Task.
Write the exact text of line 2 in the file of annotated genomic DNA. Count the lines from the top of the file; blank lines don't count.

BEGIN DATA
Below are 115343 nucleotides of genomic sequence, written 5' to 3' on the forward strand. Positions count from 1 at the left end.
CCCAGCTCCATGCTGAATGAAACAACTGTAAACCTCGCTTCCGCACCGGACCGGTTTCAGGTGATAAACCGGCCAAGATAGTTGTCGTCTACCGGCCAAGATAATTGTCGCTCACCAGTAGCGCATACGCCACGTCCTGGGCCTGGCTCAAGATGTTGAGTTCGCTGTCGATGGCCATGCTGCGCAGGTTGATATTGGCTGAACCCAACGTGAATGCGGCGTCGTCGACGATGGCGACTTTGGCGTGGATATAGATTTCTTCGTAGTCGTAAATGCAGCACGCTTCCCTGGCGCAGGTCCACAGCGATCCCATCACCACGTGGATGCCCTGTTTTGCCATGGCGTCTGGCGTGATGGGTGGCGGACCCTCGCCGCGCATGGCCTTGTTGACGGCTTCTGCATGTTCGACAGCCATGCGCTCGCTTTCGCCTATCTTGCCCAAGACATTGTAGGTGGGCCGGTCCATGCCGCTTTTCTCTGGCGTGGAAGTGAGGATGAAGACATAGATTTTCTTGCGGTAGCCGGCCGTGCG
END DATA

CCCAGCTCCATGCTGAATGAAACAACTGTAAACCTCGCTTCCGCACCGGACCGGTTTCAGGTGATAAACCGGCCAAGATAGTTGTCGTCTACCGGCCAAGATAATTGTCGCTCACCAGTAGCGCATACGCCACGTCCTGGGCCTGGCTCAAGATGTTGAGTTCGCTGTCGATGGCCATGCTGCGCAGGTTGATATTGGCTGAACCCAACGTGAATGCGGCGTCGTCGACGATGGCGACTTTGGCGTGGATATAGATTTCTTCGTAGTCGTAAATGCAGCACGCTTCCCTGGCGCAGGTCCACAGCGATCCCATCACCACGTGGATGCCCTGTTTTGCCATGGCGTCTGGCGTGATGGGTGGCGGACCCTCGCCGCGCATGGCCTTGTTGACGGCTTCTGCATGTTCGACAGCCATGCGCTCGCTTTCGCCTATCTTGCCCAAGACATTGTAGGTGGGCCGGTCCATGCCGCTTTTCTCTGGCGTGGAAGTGAGGATGAAGACATAGATTTTCTTGCGGTAGCCGGCCGTGCG